WW3: Radioactive Gas Detected In North Korea Following Hydrogen Bomb Test
Discovered traces of xenon-133 isotopes after Kim Jong-un's test
Radioactive as has been witnessed coming from North Korea following Kim Jong un's recent hydrogen bomb test.
South Korean observers had detected the deadly radioactive gas after they discovered traces of xenon-133 isotopes on nine separate occasions while equipment also found the substance four times of the nation's coast.
According to the executive commissioner, Choi Jongbae: "It was difficult to find out how powerful the nuclear test was with the amount of xenon detected, but we can say that it was from North Korea.”
Xenon-133 is a colorless gas that is used while operating nuclear fission reactors. The substance has been linked to North Korea following prior nuclear tests and did not occur organically.
The DailyStar reports: Tubster Kim recently celebrated the country’s latest H-bomb test, which sent shockwaves through the international community.
Pictures released by the communist state’s mouthpiece showed crowds of thousands waving off the weapons developers in Pyongyang.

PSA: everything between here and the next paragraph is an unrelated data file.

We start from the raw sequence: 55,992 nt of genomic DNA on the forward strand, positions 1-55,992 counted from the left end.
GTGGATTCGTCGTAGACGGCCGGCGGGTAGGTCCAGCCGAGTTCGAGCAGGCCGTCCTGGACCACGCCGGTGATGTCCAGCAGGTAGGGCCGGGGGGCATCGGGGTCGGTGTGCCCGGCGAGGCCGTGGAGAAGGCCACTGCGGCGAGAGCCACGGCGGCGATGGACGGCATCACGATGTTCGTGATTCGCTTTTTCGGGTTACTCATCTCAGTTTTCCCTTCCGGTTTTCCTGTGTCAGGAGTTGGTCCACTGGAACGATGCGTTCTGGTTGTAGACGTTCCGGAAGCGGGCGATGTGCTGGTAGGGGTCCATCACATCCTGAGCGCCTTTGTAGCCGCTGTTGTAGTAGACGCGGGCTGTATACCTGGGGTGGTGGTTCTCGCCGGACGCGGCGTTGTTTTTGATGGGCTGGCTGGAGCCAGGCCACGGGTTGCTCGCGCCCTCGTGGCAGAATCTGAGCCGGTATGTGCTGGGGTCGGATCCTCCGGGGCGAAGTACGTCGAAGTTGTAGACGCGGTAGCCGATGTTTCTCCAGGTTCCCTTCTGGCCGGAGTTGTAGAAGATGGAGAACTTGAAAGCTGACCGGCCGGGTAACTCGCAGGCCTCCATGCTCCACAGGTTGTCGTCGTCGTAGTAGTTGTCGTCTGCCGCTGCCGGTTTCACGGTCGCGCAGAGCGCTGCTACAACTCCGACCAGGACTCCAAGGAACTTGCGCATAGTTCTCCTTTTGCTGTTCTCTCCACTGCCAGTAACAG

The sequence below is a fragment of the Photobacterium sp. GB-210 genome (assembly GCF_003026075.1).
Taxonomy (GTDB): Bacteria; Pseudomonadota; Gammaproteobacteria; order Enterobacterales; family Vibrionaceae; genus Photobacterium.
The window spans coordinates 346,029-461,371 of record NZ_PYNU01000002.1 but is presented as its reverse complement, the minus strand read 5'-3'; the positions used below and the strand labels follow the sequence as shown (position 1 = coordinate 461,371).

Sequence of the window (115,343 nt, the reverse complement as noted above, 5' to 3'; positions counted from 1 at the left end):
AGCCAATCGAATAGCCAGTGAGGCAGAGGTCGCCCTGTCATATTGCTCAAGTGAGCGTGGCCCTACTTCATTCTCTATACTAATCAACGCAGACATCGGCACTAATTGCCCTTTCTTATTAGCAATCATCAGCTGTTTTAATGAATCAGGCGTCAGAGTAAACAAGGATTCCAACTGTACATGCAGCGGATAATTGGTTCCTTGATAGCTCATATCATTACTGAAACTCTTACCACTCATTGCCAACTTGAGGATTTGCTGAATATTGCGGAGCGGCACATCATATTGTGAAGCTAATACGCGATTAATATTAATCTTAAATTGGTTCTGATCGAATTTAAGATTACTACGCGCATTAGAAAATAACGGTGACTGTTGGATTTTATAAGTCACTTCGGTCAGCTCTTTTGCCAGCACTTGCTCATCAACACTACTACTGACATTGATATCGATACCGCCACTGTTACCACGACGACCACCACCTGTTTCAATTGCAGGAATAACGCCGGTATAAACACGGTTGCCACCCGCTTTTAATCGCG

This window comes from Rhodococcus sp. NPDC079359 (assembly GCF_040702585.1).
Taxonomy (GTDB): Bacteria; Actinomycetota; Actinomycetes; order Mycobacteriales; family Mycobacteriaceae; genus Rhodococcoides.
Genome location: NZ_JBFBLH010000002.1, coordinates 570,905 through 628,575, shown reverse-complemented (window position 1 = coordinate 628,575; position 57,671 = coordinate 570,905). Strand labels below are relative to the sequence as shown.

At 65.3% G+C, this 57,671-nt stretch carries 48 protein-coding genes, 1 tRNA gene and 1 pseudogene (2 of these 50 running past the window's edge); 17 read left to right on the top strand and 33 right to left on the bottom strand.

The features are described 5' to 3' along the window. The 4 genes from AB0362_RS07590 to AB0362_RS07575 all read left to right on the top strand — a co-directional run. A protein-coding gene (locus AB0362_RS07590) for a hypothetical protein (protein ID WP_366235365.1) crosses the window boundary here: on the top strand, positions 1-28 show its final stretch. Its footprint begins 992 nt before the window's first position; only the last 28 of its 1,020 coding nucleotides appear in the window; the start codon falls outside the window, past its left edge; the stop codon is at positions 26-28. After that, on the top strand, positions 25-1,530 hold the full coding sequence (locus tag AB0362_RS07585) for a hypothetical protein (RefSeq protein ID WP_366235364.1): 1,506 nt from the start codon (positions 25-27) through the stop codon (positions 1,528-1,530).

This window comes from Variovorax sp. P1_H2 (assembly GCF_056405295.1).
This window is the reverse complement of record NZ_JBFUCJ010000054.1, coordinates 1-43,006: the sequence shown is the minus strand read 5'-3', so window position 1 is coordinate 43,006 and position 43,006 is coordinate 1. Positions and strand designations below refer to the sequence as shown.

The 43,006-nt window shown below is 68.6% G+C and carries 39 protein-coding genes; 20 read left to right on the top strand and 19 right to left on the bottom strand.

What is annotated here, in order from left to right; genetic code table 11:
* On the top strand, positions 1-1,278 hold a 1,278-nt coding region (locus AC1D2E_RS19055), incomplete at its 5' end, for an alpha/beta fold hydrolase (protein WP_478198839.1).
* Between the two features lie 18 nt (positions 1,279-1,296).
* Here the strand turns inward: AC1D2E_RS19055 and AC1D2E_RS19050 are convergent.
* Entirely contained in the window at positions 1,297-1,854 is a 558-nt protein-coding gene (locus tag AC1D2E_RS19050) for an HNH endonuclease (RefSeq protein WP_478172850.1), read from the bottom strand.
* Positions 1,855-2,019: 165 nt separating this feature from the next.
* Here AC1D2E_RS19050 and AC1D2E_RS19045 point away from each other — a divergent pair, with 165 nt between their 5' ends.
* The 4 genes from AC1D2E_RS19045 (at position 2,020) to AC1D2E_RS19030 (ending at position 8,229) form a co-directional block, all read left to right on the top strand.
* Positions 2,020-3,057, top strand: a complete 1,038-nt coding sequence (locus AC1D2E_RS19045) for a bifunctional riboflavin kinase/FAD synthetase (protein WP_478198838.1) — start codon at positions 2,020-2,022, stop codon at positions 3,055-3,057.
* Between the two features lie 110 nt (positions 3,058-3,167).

Buses drove through the capital while adoring crowds waved them off following the successful test on September 3.
Kim later failed to make good on fears he would launch another missile or detonate his seventh nuke on the founding day celebrations in the secretive nation.
Ghosts of the last time America went to war in Korea have been brought back to life through the work of a British electrician. The stunning pictures show ships lined up on the shore at the Battle of Inchon and troops boarding a plane ready for a drop behind enemy lines north of Pyongyang, Korea
The North’s top weapons scientists, however, headed back to their labs as the UN slapped new sanctions on the country in a bid to strangle the regime.
It is understood that they will continue to work with numerous substances, including xenon-133.
But South Korea’s nuclear boffins have said the traces detected would have no impact on South Korea’s environment and population.